That’s why it’s laughable that the US pundits lauding this new form of economic and financial terrorism and grand larceny take such pains to assure everyone “the minimum to reassure other countries and avoid escalation is to emphasize that the [current economic and financial sanction] measures are not intended to provoke regime change in Russia [or Afghanistan, or any other country].” Do they really think we’re that naive?

Because if you’re not so “reassured” you’re going to quickly act to protect your funds from similar seizure by the US if you or your government happens to do something they don’t like. As for your rights as an individual, forget it — you’re fucked. You get on some US black list as a sympathizer, you can pretty much kiss your money goodbye.

In the brave new world of unipolar US hegemony, that’s what sanctions are all about. Don’t mess with big brother — he has weapons at his disposal, that’s he’s now trying out, and encouraging his gang to try out, that can bring you to your knees, and leave you blaming your own government for your suffering.

Noam Chomsky famously said, describing the Israeli treatment of Palestinians, “A siege is an act of war.” For his trouble, he was banned from Israel and the occupied Palestinian territories for life, and has been de facto banned from all the mainstream media in the west. Now that sanctions, the economic form of sieges, have become the US’s new favourite form of direct warfare (they use proxy states for their military wars), they don’t want Noam telling the progressives and pacifists of the world the truth about them.

I once thought the internet would blunt the influence of propaganda in our world. In fact, the opposite has happened. “War is Peace, Slavery is Freedom, and Ignorance is Strength”.

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10 Responses to Sanctions Are a Form of Terrorism

  1. Joe Clarkson says:

    In the brave new world of unipolar US hegemony

    This assertion is at the basis of your (apparent) argument that everthing bad that people do to each other around the world must be the fault of the US. If the US is in control of the entire world, it thereby becomes responsible for everything bad that happens.

    I wonder if you understand how much condescension this approach to international politics conveys. It’s as if no other people in the world have any agency at all. Has it ever occured to you that other nations might have disagreements with each other that have nothing to do with the US? That sometimes there are irreconcilable views between nations or peoples about what is just and fair and that a perceived injustice will be the inevitable result of any outcome?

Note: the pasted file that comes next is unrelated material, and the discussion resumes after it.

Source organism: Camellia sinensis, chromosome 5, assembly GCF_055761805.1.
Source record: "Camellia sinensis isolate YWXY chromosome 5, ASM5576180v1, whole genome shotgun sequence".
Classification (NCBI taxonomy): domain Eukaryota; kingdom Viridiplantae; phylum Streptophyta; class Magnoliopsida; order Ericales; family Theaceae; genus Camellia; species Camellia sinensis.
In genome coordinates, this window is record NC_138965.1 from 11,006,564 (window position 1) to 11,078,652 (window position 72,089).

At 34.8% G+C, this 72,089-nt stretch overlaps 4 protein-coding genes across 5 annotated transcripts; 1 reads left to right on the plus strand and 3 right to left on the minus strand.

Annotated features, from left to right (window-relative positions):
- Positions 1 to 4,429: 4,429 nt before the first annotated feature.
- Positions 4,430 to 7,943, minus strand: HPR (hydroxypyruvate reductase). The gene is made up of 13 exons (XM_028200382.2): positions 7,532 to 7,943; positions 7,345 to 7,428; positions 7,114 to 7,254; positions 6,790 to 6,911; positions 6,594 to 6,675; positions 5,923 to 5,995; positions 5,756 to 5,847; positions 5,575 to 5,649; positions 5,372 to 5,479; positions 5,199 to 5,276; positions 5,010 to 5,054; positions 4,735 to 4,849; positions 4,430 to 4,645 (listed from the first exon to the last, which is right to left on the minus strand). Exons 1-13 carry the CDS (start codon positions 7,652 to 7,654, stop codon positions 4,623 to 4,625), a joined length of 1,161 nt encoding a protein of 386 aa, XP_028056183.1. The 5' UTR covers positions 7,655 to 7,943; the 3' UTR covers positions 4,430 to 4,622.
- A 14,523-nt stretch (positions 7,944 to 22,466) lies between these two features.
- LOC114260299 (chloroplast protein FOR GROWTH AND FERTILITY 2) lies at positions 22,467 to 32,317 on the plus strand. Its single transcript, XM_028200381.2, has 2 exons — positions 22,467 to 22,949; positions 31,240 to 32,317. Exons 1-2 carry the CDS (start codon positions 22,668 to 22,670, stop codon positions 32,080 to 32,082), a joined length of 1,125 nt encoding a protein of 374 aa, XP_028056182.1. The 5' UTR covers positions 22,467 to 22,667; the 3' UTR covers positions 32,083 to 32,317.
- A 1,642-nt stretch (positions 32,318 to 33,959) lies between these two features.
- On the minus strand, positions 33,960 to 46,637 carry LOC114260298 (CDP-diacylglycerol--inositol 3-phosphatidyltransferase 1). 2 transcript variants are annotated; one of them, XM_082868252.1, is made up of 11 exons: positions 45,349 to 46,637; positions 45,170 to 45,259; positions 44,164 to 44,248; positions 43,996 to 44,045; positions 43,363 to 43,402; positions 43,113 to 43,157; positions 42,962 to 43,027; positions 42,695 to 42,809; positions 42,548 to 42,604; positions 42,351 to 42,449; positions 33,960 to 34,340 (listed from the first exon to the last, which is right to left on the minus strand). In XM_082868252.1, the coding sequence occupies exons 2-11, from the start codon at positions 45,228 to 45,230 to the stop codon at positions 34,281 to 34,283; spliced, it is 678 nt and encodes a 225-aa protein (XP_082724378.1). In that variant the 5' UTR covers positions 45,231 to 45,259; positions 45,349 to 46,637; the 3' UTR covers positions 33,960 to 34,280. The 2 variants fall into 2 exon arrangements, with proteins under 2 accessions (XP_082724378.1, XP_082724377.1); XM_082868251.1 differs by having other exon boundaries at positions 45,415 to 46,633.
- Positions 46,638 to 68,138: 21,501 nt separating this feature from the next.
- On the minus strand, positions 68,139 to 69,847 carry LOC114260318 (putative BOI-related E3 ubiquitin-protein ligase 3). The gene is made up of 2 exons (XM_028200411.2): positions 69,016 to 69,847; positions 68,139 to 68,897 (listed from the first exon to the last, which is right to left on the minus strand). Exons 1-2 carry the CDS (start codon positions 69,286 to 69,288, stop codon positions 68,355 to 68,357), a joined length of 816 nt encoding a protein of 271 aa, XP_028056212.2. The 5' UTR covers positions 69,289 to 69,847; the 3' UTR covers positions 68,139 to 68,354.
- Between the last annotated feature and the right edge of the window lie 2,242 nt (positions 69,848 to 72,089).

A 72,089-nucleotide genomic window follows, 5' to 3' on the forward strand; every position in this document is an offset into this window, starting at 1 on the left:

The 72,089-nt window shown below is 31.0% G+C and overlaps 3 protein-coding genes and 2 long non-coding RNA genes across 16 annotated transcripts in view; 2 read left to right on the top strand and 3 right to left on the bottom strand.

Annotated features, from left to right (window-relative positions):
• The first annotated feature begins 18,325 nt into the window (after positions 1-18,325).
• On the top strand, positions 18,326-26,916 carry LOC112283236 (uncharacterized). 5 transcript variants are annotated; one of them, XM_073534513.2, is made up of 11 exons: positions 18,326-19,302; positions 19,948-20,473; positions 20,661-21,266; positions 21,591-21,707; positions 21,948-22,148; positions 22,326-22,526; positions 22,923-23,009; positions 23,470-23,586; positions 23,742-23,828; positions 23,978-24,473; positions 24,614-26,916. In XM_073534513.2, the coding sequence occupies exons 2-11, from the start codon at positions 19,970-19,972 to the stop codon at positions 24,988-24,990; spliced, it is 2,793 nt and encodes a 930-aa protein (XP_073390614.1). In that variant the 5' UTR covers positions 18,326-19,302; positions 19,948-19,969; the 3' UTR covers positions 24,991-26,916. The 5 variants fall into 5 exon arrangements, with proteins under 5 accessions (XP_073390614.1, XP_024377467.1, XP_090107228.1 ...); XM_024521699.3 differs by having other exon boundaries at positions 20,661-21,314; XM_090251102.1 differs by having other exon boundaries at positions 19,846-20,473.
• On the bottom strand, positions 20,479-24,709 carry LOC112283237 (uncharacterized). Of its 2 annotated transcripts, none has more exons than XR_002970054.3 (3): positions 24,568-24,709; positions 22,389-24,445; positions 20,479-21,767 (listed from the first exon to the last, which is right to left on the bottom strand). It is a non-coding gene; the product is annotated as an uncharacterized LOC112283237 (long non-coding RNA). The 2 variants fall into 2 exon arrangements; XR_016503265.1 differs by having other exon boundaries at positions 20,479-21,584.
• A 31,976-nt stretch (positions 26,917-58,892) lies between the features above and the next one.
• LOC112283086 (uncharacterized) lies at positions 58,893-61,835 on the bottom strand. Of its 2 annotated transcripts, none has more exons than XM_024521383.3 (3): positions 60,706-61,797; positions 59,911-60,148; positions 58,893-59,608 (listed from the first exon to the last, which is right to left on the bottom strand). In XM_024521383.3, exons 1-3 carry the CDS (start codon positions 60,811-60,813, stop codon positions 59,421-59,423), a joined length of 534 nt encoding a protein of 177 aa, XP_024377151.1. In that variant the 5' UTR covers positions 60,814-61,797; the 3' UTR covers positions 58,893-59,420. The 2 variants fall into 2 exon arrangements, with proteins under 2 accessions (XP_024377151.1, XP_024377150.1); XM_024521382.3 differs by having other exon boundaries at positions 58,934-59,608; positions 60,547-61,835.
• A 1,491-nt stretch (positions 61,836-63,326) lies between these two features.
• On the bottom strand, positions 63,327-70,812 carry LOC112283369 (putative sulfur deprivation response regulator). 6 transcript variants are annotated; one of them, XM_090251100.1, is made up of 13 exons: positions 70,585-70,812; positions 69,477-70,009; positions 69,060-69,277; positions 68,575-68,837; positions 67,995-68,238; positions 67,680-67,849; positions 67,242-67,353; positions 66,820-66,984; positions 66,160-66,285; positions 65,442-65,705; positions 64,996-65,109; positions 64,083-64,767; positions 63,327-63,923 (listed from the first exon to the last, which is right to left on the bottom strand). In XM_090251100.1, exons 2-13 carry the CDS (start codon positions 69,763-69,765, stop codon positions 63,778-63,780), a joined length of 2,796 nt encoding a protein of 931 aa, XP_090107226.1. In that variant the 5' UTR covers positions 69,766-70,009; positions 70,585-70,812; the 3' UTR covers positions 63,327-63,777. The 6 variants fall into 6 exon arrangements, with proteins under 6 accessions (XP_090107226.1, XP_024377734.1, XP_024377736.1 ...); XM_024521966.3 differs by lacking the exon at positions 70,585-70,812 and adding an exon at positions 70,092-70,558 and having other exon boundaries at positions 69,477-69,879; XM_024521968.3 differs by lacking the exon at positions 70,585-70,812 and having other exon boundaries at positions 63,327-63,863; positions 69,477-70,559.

These irreconcilable situations are common. Ukraine-Russia, Israel-Palestine, Taliban-Non-Pashtun, China-Taiwan, North Korea-South Korea, are just a few examples. Is the US to ignore these disputes and stay out of them entirely? Assuming that your answer is “yes, of course”, then I suggest that your enthusiasm for isolation over intervention is misplaced. The two World Wars of the last century happened despite great efforts by the US to stay isolated from other people’s disagreements. The takeaway from the 20th century was that we ignore the rest of the world at our peril (and the rest of the world’s peril, too).

    What happens anywhere in the world is everyone’s business. Climate change, resource depletion and degradation of the natural environment are proof that we are all in the same small boat. The US has to intervene everywhere, as does China, Russia, and every country in the world. We will sometimes make things better and sometimes make things worse, as will everyone else.

    There will often be conflicts over the best course of action. It’s likely that eventually the sum of these conflicts will end in disaster, either nuclear war, climate destruction or the end of modernity and billions of premature deaths. But there is no alternative to engagement. If we all shrink into our national shells, disaster is absolutely certain. Only intense engagement can better our chances of success, slim as those may be.

    In any case, the US can’t fix everything nor is it to blame for everything. We just have to do our best to meddle in and muddle through. Sometimes that will mean a carrot and sometimes a stick, and both will be misapplied sometimes. Others will do the same and the results will often be a mess. We just have to get used to it.

  2. Apneaman says:

    Joe, the record (below) is very clear & speaks for itself.

    Mandela’s Daring Speech Against the Unspeakable Atrocities Committed by America

    “If there is a country that has committed unspeakable atrocities in the world it is the United States of America. They don’t care for human beings.” – Nelson Mandela in 2003.

    List of Atrocities committed by US authorities

    Definition: An extremely wicked or cruel act, typically one involving physical violence or injury.

    Anyone with the courage & stomach to go through the list should make popcorn.

  3. Joe Clarkson says:


    The record of human atrocities is deep and long and covers every habitable square mile of the surface of the earth. The US is populated by humans who are no different than other people and we have certainly committed our share of atrocities.